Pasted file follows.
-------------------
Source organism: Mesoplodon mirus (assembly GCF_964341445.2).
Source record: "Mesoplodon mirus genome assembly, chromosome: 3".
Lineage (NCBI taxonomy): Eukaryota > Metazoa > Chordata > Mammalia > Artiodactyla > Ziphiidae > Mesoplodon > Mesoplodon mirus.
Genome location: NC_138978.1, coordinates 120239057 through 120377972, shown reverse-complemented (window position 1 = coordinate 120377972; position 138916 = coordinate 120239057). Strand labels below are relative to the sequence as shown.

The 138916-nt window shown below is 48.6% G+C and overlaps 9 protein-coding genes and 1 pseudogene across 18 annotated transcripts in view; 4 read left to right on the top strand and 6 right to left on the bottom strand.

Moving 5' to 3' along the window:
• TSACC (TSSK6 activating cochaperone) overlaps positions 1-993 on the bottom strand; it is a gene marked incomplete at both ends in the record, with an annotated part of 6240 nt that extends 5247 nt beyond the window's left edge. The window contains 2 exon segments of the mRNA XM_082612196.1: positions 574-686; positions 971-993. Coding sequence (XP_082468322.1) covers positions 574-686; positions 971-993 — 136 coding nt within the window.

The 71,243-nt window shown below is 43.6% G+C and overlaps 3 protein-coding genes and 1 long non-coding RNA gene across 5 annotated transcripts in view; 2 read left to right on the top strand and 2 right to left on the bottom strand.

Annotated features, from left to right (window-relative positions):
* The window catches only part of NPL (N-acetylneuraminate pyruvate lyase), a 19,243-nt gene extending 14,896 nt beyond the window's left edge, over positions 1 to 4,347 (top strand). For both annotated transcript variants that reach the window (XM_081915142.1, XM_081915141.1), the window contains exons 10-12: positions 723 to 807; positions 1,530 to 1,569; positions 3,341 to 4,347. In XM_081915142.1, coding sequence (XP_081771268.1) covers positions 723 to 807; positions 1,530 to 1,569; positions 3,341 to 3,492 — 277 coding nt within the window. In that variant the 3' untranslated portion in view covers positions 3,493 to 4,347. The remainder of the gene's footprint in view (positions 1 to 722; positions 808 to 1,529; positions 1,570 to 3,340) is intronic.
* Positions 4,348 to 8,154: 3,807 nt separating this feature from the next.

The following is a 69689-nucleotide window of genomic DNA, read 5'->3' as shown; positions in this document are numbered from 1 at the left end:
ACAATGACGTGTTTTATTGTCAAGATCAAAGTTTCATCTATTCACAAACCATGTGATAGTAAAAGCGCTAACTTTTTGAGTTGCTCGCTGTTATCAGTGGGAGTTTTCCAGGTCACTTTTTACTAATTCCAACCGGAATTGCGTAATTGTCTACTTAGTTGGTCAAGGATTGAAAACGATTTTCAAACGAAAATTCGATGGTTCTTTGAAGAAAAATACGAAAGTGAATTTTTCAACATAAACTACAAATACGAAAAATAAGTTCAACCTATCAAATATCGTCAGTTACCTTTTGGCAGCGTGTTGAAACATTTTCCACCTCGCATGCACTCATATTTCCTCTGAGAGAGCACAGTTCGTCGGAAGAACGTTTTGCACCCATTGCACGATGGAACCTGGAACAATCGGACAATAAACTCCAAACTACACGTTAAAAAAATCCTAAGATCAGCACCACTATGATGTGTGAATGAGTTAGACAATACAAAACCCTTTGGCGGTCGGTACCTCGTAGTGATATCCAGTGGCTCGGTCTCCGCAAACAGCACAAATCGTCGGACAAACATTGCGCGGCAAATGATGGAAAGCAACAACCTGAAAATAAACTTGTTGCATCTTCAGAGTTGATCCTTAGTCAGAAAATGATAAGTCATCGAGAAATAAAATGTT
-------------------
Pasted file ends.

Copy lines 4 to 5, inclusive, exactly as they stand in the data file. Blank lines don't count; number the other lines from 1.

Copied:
Genome location: NC_138978.1, coordinates 120239057 through 120377972, shown reverse-complemented (window position 1 = coordinate 120377972; position 138916 = coordinate 120239057). Strand labels below are relative to the sequence as shown.

The 138916-nt window shown below is 48.6% G+C and overlaps 9 protein-coding genes and 1 pseudogene across 18 annotated transcripts in view; 4 read left to right on the top strand and 6 right to left on the bottom strand.